InCHIP’s work in ameliorating health disparity outcomes includes mentoring scholars from under-represented racial and ethnic backgrounds in community-based HIV research, studying the cultural contexts of health disparities among adolescents, addressing childhood obesity in African-American and Latino youth, and exploring HPV vaccine completion outcomes across demographic backgrounds.
Additionally, Health Psychologists and Research Professors of Psychology Rick Gibbons, Ph.D., and Meg Gerrard, Ph.D., have been conducting The Family and Community Health Study (FACHS), a longitudinal study of psychosocial factors related to the physical and mental health of African-American families, for more than 15 years. The largest study of its kind in the U.S. to date, FACHS began with 900 families and has followed them across six waves, with a special focus on the adolescents who were age 10 at Wave 1 (age 26 at Wave 6) and their parents. An ongoing study, FACHS examines the impact of stressors, such as racial discrimination, environmental risk, and low socioeconomic status (SES), as well as buffers, such as racial socialization and racial identity, on outcomes including substance abuse, obesity, and disease, as well as safe sex, nutrition, and exercise habits.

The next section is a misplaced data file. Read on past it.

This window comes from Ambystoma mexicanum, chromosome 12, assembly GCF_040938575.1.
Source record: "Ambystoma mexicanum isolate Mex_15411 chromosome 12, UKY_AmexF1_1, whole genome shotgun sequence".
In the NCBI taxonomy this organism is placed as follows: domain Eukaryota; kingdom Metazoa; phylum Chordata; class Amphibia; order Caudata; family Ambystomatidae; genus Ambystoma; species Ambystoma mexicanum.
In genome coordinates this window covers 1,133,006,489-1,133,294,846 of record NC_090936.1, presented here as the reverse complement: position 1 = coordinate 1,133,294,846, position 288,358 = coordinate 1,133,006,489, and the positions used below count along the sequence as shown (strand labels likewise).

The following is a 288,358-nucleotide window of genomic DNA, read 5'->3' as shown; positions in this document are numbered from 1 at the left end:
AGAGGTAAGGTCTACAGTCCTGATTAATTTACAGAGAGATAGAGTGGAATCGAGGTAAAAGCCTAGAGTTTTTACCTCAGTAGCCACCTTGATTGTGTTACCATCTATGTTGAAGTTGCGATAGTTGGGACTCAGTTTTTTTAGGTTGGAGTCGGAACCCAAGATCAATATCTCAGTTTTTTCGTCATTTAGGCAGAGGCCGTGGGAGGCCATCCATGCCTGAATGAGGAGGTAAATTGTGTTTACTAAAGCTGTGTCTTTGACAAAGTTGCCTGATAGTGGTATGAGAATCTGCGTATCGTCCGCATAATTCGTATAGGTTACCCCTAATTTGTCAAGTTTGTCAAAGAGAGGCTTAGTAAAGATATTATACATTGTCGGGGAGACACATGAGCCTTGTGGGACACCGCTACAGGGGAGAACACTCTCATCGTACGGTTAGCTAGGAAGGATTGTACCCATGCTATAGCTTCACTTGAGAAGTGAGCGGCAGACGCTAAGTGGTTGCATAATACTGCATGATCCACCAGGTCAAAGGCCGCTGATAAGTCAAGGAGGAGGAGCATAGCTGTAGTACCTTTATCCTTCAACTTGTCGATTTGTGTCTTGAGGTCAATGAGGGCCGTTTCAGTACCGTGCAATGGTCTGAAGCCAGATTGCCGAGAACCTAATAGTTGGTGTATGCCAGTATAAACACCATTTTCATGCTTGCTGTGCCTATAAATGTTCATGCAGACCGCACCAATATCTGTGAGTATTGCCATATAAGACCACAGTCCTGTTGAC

InCHIP Health Disparities Resources